This second book was different too in that in the middle of writing it I began to think, “Hey, if this is so cool why am I not studying it?” With “Wild Life” my writing changed but so did my research focus. [Note: Dunn now leads a Your Wild Life research team that focuses on these issues.]
CB: Have your books created any professional opportunities or benefits for you as a researcher?
RD: Yes, in many ways. My writing opens up new perspectives I had been missing. It changes how I think about what matters. I feel an obligation to the public to help people understand the ecology and evolution of the world around us, and I think that this sense of obligation is an opportunity. On a more ordinary level, my writing allows me to engage more and different audiences.
I also find that many young scientists (graduate students and postdocs, for example) are very excited about science communication and that they often want to hear about how one does both writing and science (I don’t know the answer; I just have my own anecdotes). Meeting with young scientists is always an exciting opportunity.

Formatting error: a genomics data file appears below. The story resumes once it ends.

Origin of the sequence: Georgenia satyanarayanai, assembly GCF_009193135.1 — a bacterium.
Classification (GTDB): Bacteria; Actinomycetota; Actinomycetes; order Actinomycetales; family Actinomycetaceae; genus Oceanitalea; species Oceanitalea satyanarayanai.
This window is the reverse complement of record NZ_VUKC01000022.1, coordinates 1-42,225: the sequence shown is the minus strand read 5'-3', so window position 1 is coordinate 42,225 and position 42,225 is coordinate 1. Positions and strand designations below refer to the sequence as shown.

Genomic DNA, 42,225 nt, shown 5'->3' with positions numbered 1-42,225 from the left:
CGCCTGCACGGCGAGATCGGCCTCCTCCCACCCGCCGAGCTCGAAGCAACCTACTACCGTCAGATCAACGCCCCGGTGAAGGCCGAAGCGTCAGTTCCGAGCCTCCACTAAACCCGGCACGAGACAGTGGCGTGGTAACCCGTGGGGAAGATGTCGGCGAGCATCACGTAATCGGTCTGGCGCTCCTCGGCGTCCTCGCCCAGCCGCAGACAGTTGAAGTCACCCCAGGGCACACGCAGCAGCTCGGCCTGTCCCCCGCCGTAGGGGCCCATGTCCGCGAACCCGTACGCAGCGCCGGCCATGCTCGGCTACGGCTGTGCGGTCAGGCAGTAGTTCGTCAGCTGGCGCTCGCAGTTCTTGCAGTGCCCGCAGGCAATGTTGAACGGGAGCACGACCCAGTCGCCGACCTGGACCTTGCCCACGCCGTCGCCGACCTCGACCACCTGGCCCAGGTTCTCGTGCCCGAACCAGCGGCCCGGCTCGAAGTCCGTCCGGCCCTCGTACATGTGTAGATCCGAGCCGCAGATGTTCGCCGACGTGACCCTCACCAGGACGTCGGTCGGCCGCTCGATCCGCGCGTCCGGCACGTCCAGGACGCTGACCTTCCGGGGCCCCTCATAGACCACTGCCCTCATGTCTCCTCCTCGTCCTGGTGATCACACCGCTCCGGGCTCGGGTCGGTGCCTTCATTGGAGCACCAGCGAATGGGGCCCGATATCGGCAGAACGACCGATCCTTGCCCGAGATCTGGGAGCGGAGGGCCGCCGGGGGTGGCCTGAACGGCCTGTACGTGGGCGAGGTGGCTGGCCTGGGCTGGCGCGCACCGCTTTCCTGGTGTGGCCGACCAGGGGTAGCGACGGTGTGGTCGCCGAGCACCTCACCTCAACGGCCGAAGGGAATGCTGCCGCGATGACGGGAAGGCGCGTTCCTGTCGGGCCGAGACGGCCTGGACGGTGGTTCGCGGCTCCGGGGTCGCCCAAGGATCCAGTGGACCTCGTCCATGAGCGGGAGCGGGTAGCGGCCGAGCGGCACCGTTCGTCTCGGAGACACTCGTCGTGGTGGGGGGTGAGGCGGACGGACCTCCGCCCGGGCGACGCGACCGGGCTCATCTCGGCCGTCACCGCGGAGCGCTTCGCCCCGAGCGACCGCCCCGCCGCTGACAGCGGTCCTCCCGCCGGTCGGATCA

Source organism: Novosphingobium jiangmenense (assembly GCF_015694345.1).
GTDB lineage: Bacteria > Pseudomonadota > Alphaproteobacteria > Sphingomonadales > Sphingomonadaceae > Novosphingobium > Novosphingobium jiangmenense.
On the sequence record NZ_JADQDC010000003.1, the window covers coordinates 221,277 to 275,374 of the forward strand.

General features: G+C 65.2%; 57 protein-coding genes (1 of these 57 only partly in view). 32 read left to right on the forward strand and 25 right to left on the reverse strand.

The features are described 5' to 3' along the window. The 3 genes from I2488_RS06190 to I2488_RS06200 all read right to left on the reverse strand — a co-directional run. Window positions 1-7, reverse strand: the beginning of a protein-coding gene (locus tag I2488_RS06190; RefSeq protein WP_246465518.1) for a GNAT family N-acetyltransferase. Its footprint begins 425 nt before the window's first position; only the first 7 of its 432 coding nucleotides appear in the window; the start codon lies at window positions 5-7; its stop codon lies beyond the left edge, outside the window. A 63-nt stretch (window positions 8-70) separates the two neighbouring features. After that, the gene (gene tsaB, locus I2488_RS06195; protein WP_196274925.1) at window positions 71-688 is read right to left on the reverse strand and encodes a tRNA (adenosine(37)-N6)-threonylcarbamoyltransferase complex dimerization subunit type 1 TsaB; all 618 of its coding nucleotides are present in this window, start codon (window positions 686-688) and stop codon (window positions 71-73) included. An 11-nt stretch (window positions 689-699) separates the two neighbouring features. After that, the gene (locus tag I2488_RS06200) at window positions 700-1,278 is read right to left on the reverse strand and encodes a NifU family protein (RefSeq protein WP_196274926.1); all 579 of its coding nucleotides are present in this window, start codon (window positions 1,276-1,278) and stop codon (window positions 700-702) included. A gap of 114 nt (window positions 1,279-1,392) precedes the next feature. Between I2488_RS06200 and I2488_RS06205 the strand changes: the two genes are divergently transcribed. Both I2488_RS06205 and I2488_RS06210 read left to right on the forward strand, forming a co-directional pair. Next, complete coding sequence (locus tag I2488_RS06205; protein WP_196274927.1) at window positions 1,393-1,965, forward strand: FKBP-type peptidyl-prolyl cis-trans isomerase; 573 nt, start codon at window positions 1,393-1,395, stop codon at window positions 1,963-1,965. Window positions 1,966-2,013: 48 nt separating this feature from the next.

Finally, I am now invited to meetings and events outside my field (on surgical infections, for example, or children and nature). I find such events incredibly stimulating, and they make my science better because they tell me, again and in a new context, what people care about and where we might better be going. They also tend to have better food than the meetings I would normally go to.
CB: Have you experienced any adverse consequences from the research community as a result of your work as an author of popular science books?
RD: No, never. Maybe people think wicked things about me sometimes. But if they do, they don’t say them to my face. And anyway, people were probably thinking wicked things about me before I started writing. I think I’ve been lucky that I’ve had very supportive administrators at NC State from department heads and deans on up to the chancellor.
CB: Are you aware of any broader benefits stemming from your books, such as inspiring young scientists?
RD: I hope those benefits are out there. I don’t see them directly if they are. But I would like to work toward doing writing that sends kids out to chase beasts, to find their own unknown worlds and shine lights into them. I don’t know if I am doing that now, but that is what I would like to do: send great armies of excited readers out into the wild to see what is there, whether that wilderness be the Amazon or the kitchen. It is good to get a question like this because it is a clear reminder of what I would like to accomplish.